Instead of introducing a drug via a solution, the drug can be introduced as a colloid system, such as a suspension in an appropriate solvent phase. To make the suspension, the drug can be dispersed in the solvent phase using conventional techniques used in colloid chemistry. Depending on a variety of factors, e.g., the nature of the drug, those having ordinary skill in the art can select the solvent to form the solvent phase of the suspension, as well as the quantity of the drug to be dispersed in the solvent phase. Optionally, a surfactant can be added to stabilize the suspension. The suspension can be mixed with a polymer solution and the mixture can be disposed over the stent as described above. Alternatively, the drug suspension can be disposed over the stent without being mixed with the polymer solution.

The drug-polymer layer can be applied directly or indirectly over at least a portion of the stent surface to serve as a reservoir for at least one bioactive agent (e.g., drug) that is incorporated into the reservoir layer. The optional primer layer can be applied between the stent and the reservoir to improve the adhesion of the drug-polymer layer to the stent. The optional topcoat layer can be applied over at least a portion of the reservoir layer and serves as a rate-limiting membrane that helps to control the rate of release of the drug. In one embodiment, the topcoat layer can be essentially free from any bioactive agents or drugs. If the topcoat layer is used, the optional finishing coat layer can be applied over at least a portion of the topcoat layer for further control of the drug-release rate and for improving the biocompatibility of the coating. Without the topcoat layer, the finishing coat layer can be deposited directly on the reservoir layer.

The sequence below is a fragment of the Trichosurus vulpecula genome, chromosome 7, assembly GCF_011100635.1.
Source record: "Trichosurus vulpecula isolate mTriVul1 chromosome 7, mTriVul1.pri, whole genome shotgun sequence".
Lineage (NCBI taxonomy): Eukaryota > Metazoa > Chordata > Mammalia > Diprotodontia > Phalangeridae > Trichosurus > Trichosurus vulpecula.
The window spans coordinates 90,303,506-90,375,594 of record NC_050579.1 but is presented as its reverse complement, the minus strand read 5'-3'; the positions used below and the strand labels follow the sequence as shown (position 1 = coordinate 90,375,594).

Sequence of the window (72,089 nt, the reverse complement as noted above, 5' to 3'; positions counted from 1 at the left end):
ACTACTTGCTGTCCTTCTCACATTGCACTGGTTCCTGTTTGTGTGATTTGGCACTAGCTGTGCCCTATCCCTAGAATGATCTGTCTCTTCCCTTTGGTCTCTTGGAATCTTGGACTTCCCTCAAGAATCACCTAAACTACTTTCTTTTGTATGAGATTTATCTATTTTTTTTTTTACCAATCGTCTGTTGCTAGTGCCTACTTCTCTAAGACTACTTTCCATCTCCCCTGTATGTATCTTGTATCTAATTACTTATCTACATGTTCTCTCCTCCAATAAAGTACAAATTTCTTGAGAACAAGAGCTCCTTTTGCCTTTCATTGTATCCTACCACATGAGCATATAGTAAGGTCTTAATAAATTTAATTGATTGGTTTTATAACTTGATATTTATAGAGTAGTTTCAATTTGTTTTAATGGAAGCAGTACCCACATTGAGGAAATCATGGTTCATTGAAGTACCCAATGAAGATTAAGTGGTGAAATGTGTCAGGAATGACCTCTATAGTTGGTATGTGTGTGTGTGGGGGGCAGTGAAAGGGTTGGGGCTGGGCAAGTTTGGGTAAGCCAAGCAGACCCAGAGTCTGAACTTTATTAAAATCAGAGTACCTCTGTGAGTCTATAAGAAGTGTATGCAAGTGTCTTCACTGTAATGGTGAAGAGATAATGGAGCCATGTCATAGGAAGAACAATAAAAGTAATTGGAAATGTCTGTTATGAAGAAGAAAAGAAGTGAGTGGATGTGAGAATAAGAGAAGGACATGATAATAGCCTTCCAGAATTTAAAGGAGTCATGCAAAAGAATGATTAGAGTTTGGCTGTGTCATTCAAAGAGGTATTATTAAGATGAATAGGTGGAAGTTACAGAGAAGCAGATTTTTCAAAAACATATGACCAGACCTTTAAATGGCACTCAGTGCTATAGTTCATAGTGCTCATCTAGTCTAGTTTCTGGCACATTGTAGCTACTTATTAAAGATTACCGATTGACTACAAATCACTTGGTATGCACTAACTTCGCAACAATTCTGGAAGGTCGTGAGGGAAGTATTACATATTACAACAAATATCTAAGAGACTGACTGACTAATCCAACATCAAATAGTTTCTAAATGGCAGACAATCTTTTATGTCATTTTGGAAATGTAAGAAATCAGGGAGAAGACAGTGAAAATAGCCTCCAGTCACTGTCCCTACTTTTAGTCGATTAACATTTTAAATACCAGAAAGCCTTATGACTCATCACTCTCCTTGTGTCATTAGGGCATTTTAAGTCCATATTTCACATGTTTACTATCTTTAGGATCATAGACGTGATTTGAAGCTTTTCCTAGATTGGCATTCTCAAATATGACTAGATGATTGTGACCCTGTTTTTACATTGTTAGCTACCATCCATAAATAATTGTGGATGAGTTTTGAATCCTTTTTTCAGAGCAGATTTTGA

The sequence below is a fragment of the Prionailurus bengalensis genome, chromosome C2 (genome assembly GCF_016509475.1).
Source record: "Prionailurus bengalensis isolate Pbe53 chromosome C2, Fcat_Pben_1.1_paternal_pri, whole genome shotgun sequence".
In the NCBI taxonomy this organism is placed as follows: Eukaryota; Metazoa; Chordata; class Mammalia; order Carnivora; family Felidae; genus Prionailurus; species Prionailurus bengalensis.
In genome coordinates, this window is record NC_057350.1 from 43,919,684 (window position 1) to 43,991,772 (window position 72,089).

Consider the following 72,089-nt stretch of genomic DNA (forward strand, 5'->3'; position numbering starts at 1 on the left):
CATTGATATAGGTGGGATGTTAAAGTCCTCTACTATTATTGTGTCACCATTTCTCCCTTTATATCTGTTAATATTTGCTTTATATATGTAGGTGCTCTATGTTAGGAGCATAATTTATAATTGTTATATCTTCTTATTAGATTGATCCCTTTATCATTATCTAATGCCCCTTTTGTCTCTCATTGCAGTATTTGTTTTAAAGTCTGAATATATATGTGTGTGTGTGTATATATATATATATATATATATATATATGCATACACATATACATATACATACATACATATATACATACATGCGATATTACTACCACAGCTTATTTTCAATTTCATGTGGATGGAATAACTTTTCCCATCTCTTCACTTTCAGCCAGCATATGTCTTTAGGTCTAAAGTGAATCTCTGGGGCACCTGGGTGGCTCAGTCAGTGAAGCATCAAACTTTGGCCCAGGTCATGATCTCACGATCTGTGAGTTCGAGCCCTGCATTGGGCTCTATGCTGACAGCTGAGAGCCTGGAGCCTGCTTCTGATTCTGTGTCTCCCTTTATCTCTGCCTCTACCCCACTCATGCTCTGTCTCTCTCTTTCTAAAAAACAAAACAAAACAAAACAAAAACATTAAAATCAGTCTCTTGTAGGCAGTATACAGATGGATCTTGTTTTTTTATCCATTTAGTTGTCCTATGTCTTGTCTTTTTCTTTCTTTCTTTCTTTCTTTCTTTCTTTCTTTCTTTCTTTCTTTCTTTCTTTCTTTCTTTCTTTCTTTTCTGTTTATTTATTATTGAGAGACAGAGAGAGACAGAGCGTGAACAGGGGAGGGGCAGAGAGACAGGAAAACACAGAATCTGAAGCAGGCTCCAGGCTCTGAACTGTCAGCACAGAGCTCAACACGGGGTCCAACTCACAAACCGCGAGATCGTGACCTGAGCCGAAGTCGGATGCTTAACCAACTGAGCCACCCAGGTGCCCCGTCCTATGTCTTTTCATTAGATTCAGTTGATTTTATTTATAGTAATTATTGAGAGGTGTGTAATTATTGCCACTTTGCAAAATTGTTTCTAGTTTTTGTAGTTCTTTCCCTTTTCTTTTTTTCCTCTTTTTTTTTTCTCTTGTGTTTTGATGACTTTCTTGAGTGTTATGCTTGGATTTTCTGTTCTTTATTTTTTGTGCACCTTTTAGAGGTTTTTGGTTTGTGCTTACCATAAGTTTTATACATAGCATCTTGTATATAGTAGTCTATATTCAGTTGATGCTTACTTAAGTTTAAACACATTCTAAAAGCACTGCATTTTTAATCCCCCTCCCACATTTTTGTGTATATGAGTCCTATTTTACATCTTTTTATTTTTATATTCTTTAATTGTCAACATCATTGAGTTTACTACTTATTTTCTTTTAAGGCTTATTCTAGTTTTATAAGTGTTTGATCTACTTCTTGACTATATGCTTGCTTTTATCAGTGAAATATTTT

Sterilization of a coated medical device generally involves a process for inactivation of micropathogens. Such processes are well known in the art. A few examples are e-beam, ETO sterilization, and irradiation. Most, if not all, of these processes can involve an elevated temperature. For example, ETO sterilization of a coated stent generally involves heating above 50° C. at humidity levels reaching up to 100% for periods of a few hours up to 24 hours. A typical EtO cycle would have the temperature in the enclosed chamber to reach as high as above 50° C. within the first 3-4 hours then and fluctuate between 40° C. to 50° C. for 17-18 hours while the humidity would reach the peak at 100% and maintain above 80% during the fluctuation time of the cycle.

The process of the release of a drug from a coating having both topcoat and finishing coat layers includes at least three steps. First, the drug is absorbed by the polymer of the topcoat layer at the drug-polymer layer/topcoat layer interface. Next, the drug diffuses through the topcoat layer using the void volume between the macromolecules of the topcoat layer polymer as pathways for migration. Next, the drug arrives at the topcoat layer/finishing layer interface. Finally, the drug diffuses through the finishing coat layer in a similar fashion, arrives at the outer surface of the finishing coat layer, and desorbs from the outer surface. At this point, the drug is released into the blood vessel or surrounding tissue. Consequently, a combination of the topcoat and finishing coat layers, if used, can serve as a rate-limiting barrier. The drug can be released by virtue of the degradation, dissolution, and/or erosion of the layer(s) forming the coating, or via migration of the drug through the semi-crystalline polymeric layer(s) into a blood vessel or tissue.

In one embodiment, any or all of the layers of the stent coating can be made of a semi-crystalline polymer described herein, optionally having the properties of being biologically degradable/erodable/absorbable/resorbable, non-degradable/biostable polymer, or a combination thereof. In another embodiment, the outermost layer of the coating can be limited to a semi-crystalline polymer as defined above.